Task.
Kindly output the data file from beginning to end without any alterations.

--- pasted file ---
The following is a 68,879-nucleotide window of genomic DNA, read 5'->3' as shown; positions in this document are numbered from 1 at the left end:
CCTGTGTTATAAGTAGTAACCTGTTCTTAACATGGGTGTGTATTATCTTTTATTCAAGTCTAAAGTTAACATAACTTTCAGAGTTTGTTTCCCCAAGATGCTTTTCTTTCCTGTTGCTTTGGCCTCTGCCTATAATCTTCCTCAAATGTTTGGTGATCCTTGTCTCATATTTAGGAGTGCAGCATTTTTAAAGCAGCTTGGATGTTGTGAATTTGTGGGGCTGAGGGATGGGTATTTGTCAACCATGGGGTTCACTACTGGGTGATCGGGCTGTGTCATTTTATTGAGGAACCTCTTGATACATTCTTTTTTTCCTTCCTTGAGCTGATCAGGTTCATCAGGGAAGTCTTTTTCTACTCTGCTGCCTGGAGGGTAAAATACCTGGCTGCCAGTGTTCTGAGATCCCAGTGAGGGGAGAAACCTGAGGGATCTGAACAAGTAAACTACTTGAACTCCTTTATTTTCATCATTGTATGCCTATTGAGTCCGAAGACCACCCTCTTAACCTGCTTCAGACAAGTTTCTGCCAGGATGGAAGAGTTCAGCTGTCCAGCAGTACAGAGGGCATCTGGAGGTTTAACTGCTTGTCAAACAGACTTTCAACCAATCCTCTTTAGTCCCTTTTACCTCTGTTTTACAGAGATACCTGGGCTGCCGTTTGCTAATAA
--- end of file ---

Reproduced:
The following is a 68,879-nucleotide window of genomic DNA, read 5'->3' as shown; positions in this document are numbered from 1 at the left end:
CCTGTGTTATAAGTAGTAACCTGTTCTTAACATGGGTGTGTATTATCTTTTATTCAAGTCTAAAGTTAACATAACTTTCAGAGTTTGTTTCCCCAAGATGCTTTTCTTTCCTGTTGCTTTGGCCTCTGCCTATAATCTTCCTCAAATGTTTGGTGATCCTTGTCTCATATTTAGGAGTGCAGCATTTTTAAAGCAGCTTGGATGTTGTGAATTTGTGGGGCTGAGGGATGGGTATTTGTCAACCATGGGGTTCACTACTGGGTGATCGGGCTGTGTCATTTTATTGAGGAACCTCTTGATACATTCTTTTTTTCCTTCCTTGAGCTGATCAGGTTCATCAGGGAAGTCTTTTTCTACTCTGCTGCCTGGAGGGTAAAATACCTGGCTGCCAGTGTTCTGAGATCCCAGTGAGGGGAGAAACCTGAGGGATCTGAACAAGTAAACTACTTGAACTCCTTTATTTTCATCATTGTATGCCTATTGAGTCCGAAGACCACCCTCTTAACCTGCTTCAGACAAGTTTCTGCCAGGATGGAAGAGTTCAGCTGTCCAGCAGTACAGAGGGCATCTGGAGGTTTAACTGCTTGTCAAACAGACTTTCAACCAATCCTCTTTAGTCCCTTTTACCTCTGTTTTACAGAGATACCTGGGCTGCCGTTTGCTAATAA